Who is ac­count­able for our deaths?

The Guardian Australia - - World News / Opinion - Latoya Aroha Rule

Wayne Fella Mor­ri­son died in cus­tody on 26 Septem­ber 2016 from rea­sons in­clud­ing sp­it­hood and re­straint as­phyxia (suf­fo­ca­tion). He was a 29-year-old father, a fish­er­man and an artist. Wayne had been on re­mand for six days prior to his death. He spent three days on life sup­port in the in­ten­sive care unit of the Royal Ade­laide hospi­tal in South Aus­tralia. He had never been in trou­ble with the law be­fore this in­ci­dent. Dur­ing the fi­nal mo­ments of his life, CCTV footage from the prison shows him be­ing re­strained by at least 12 cor­rec­tional of­fi­cers. Fol­low­ing his re­straint, he was po­si­tioned in the back of a cor­rec­tional trans­port van with seven of­fi­cers where he spent ap­prox­i­mately three min­utes. He was pulled out un­con­scious and died three days later.

Wayne Fella Mor­ri­son was my older brother.

In 2015 I posted a video to the ABC’s Q&A tele­vi­sion pro­gram, call­ing on the Aus­tralian gov­ern­ment to re­spond to the press­ing is­sue of Abo­rig­i­nal deaths in cus­tody over sym­bolic re­form. My video to the Q&A panel posed the ques­tion: “At the time of the 1991 royal com­mis­sion into deaths in cus­tody Abo­rig­i­nal peo­ple ac­counted for one in seven deaths. That num­ber has now soared to one in four. If the gov­ern­ment’s re­sponse to Indige­nous is­sues is to re­move sym­bolic rep­re­sen­ta­tions of racism from the Aus­tralian con­sti­tu­tion, will we ever see prac­ti­cal change? Or is it time that us First Na­tions peo­ples sought in­ter­na­tional aid?”

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Wayne died in cus­tody roughly a year af­ter I recorded the video. I staged a phys­i­cal protest sur­round­ing deaths in cus­tody at the Q&A live show on Kau­rna land (Ade­laide), on what would have been Wayne’s 30th birth­day.

The coro­nial in­quest into Wayne’s death be­gan mid-2018 and will con­tinue into the be­gin­ning of Fe­bru­ary 2019. There are close to 400 Abo­rig­i­nal deaths in cus­tody cases oc­cur­ring prior to my brother’s death, with no con­vic­tions af­forded for the bru­tal­ity by po­lice/cor­rec­tional of­fi­cers of such vi­o­lent events. I worry that Abo­rig­i­nal deaths in cus­tody have con­tin­ued as com­mon prac­tice and, in fact, nor­malised in prisons and po­lice sys­tems. I re­flect on the sym­bol­ism of the coro­ner’s court and how rec­om­men­da­tions are largely made to change prac­tices within the prison and strengthen the prison’s abil­ity to ac­com­mo­date more Abo­rig­i­nal peo­ples, rather than abol­ish the sys­temic racism that sup­ports the prison in­dus­trial com­plex in the first in­stance. I think about the dis­course this cre­ates de­riv­ing from the lack of jus­tice for our peo­ple’s deaths.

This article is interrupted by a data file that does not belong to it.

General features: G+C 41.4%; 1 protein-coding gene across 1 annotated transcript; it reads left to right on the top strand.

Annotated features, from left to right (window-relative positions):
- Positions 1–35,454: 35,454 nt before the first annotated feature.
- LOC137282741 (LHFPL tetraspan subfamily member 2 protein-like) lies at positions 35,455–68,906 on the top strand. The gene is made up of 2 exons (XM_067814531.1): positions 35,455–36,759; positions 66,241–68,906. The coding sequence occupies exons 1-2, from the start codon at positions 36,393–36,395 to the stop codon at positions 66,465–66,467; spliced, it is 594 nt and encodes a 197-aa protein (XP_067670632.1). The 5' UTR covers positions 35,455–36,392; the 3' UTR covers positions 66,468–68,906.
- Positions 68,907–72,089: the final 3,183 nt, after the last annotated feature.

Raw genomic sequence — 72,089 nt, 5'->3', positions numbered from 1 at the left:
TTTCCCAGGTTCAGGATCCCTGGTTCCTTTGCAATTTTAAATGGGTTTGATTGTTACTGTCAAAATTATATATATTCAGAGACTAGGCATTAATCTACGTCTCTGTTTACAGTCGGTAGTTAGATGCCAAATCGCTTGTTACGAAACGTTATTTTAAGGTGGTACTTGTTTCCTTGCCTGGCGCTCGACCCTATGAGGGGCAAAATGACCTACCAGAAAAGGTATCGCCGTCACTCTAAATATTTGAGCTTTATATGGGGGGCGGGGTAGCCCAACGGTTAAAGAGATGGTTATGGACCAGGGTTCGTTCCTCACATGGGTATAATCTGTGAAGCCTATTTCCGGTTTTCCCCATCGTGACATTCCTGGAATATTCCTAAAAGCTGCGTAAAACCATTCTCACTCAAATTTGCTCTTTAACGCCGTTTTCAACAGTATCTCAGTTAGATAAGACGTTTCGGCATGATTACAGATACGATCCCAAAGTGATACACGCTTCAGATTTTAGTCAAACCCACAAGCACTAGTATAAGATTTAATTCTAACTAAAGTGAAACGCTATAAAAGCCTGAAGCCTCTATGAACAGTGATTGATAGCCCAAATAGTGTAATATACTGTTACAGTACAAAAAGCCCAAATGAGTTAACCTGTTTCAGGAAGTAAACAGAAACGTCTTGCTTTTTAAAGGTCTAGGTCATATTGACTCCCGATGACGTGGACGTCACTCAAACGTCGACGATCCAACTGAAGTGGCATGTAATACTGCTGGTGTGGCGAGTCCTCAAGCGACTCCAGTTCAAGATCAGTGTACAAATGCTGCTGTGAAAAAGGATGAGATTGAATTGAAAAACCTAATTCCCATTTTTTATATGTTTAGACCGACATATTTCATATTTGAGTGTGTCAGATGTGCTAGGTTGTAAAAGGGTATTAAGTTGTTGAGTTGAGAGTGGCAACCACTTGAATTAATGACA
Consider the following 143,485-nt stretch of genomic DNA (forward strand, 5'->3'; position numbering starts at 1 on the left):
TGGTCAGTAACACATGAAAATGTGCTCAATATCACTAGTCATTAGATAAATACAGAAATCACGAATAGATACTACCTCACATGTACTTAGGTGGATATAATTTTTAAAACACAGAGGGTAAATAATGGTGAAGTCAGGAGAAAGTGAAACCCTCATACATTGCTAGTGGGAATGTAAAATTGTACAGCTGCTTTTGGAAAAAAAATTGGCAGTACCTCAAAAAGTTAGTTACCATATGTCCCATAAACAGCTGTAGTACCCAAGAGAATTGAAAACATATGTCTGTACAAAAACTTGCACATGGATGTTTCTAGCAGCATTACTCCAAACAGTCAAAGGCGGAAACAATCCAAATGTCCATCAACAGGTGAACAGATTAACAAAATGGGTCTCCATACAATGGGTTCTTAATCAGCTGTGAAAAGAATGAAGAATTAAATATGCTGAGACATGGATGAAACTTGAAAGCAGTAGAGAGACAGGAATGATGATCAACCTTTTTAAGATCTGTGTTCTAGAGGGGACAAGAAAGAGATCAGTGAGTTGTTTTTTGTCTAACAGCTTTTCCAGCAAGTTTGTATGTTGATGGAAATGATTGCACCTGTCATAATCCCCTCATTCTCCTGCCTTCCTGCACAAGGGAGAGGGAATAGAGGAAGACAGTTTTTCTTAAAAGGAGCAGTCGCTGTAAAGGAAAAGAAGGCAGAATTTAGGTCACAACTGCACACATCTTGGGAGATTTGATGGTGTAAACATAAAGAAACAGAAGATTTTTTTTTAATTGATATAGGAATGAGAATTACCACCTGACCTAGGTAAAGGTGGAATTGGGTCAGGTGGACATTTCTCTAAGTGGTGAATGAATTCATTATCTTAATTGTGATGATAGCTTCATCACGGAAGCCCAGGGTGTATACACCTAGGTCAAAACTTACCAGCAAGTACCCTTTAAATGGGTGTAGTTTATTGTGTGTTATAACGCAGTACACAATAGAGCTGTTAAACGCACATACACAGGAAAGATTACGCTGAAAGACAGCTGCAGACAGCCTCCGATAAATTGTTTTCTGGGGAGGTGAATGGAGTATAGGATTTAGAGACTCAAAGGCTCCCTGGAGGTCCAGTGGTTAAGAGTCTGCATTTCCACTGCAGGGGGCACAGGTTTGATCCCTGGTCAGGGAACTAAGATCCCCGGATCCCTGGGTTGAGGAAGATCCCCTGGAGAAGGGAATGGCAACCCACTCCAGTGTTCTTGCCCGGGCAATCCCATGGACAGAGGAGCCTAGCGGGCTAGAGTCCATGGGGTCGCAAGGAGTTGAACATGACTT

For ex­am­ple, just re­cently lawyers for the seven cor­rec­tional of­fi­cers in the van sought a blan­ket re­lease from giv­ing ev­i­dence, cit­ing the coro­ner’s act spe­cial priv­i­leges that pro­tects in­di­vid­u­als from the pos­si­bil­ity of self­in­crim­i­na­tion. They didn’t even want to af­ford us the ben­e­fit of see­ing their faces and be­ing ac­count­able to what hap­pened in the fi­nal mo­ments of Wayne’s life un­der their care. Thank­fully South Aus­tralian coro­ner Jayne Basheer made a fi­nal de­ter­mi­na­tion that of­fi­cers would have to ap­pear in court, but what re­ally does the Aus­tralian jus­tice sys­tem pro­vide us if Abo­rig­i­nal peo­ple’s lives con­tinue to be sub­ju­gated within it? Who is ac­count­able for our deaths?

To ex­plain, I am in no way im­ply­ing that coro­nial pro­ceed­ings are not im­por­tant to Abo­rig­i­nal deaths in cus­tody cases. In fact, in­ves­ti­ga­tions sur­round­ing the cause of death in prisons can have a great im­pact for our griev­ing fam­i­lies to at least get an ac­count of what hap­pened to our loved ones in the ab­sence of our care. It can also raise the spot­light on the be­hav­iours of cor­rec­tional and po­lice of­fi­cers – like those that piled atop of my brother’s body. How­ever, it is time for us to ad­mit that in­sti­tu­tional re­form within prisons is not enough and that we need to shift the paradigm to one of prac­ti­cal trans­for­ma­tion through de­coloni­sa­tion.

When I recorded my video ques­tion to Q&A I was aware of the fact that Abo­rig­i­nal peo­ple were be­ing killed in cus­tody and Aus­tralia needed to do some­thing about it. In 2019 I no longer call on the gov­ern­ment hop­ing they will dis­man­tle their own geno­ci­dal sys­tem. I no longer put my faith in a sys­tem that ex­ists upon the dis­ap­pear­ance of Abo­rig­i­nal lives and the sub­ju­ga­tion of Abo­rig­i­nal sovereignty. I no longer ques­tion the need of draw­ing at­ten­tion to sys­temic vi­o­lence and bru­tal­ity by Aus­tralian po­lice and cor­rec­tions out­side of the state it­self.

So in Jan­uary 2019 Kalee­sha Mor­ris and I from the War­riors of the Abo­rig­i­nal Re­sis­tance (WAR) will be trav­el­ling to Tur­tle Is­land (Wash­ing­ton, DC) to share the story of Wayne’s life and death, and the is­sue of Abo­rig­i­nal deaths in cus­tody in Aus­tralia at the In­ter­na­tional Indige­nous Peo­ples March. We will stand in sol­i­dar­ity with Indige­nous peo­ples across the world and we will con­tinue the work of those who have come be­fore us in hope of achiev­ing a bet­ter fu­ture… or rather a fu­ture, at least.

This piece was first pub­lished on Indige­nous X. It has been re­pub­lished with per­mis­sion.

Pho­to­graph: Glenn Hunt/Getty Im­ages

Latoya Aroha Rule and Kalee­sha Mor­ris from the War­riors of the Abo­rig­i­nal Re­sis­tance are trav­el­lingto the US to high­light Abo­rig­i­nal deathsin cus­tody at the In­ter­na­tional Indige­nous Peo­ples March. Pic­tured is a rally held in Bris­bane in 2014.

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